Oh, the Internet meme. How we love them, until, you know, they’re absolutely everywhere and lose their cleverness. But don’t worry. The next big meme is already out there!

    How did memes get started? I searched the Internet and I’ve come up with: the Dancing Baby. You may recall the crude, 3D baby dancing the cha cha. The baby graphic spread through email and websites, which is a pretty good example of how people lived in the dark ages of the Internet: BYT (Before YouTube.) The baby went viral, even making an appearance on the show Ally McBeal.

    I remember another early meme that became a big deal while I was still in elementary school. The Hamster Dance is a testament to the ridiculous. It features hamsters and rabbits dancing to a sped up song. That’s all. It was everywhere.

    Memes have evolved. While early memes spread by duplication, contemporary memes spread by imitation. “[Stuff] Girls Say” (“Stuff” is substituting a four-letter word here) began as a single video and then exploded as others took the idea and applied it to Indian parents, New Yorkers, and finally “Stuff” No One Says.  YouTube was drenched with these memes, and just when you couldn’t stand it … they were on Facebook.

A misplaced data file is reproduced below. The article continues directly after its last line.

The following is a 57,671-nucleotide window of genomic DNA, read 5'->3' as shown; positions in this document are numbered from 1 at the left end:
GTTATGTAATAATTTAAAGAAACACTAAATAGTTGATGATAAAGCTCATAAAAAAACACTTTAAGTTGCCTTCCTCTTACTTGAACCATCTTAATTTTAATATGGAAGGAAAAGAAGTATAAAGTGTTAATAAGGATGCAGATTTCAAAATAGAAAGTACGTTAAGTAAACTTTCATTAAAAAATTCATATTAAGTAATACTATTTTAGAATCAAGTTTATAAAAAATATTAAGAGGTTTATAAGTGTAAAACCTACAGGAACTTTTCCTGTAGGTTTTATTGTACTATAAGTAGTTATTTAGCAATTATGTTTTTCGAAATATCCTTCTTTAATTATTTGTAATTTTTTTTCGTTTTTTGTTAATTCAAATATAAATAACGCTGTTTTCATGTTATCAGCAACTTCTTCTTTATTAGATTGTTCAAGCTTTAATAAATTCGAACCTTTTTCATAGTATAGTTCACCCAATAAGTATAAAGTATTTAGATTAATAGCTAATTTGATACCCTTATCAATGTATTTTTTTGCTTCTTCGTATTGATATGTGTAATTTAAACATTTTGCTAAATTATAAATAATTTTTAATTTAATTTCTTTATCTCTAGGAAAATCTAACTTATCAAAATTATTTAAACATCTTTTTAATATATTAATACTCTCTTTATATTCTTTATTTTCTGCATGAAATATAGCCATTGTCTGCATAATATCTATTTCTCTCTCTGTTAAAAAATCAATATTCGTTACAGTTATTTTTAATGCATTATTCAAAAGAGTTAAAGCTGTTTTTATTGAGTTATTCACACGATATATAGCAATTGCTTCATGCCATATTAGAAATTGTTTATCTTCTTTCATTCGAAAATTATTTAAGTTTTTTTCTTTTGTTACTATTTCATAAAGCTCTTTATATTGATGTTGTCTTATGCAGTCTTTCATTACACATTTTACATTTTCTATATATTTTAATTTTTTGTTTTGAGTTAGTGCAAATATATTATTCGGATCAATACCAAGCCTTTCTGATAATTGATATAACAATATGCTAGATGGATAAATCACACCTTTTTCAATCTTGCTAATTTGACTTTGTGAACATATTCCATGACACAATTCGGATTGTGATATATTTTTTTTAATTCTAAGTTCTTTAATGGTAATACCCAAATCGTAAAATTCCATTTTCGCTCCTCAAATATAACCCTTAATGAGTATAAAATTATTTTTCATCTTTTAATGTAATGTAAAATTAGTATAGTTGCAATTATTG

“What People Think I Do/What I Actually Do” were plastered over news feeds. Some were pretty hilarious. I found a University of Texas meme, which led me to a UT meme Facebook page. Turns out a lot of colleges have meme sites now. Have I stumbled upon the next big thing? We’ll see.

    So, are memes a trend or here for the long haul? I’m inclined to argue for the latter. Memes allow for creativity and mutate so quickly into something new. Specific memes are trendy; the meme genre is probably here to stay.

    –Mary Nevaire Marsh


    Edelman’s 2012 Trust Barometer Study Finds Trust in Government Decrease, Media on the Rise


    Posted February 20, 2012 by Sarah Funderburk

    Edelman recently released the results of its 12th annual Trust Barometer survey. Given everything that happened in 2011, it’s no surprise that trust is pretty much decreasing across the board. The 2012 Edelman Trust Barometer examines trust in four key institutions – government, business, media and nongovernmental organizations (NGOs) – as well as communications channels and sources. In the U.S., trust in government remained stable, despite all the political discourse, but the majority of countries surveyed do not trust their government to do what is right. Governmental officials are also not the least credible spokespeople, with only 29 percent considering them credible.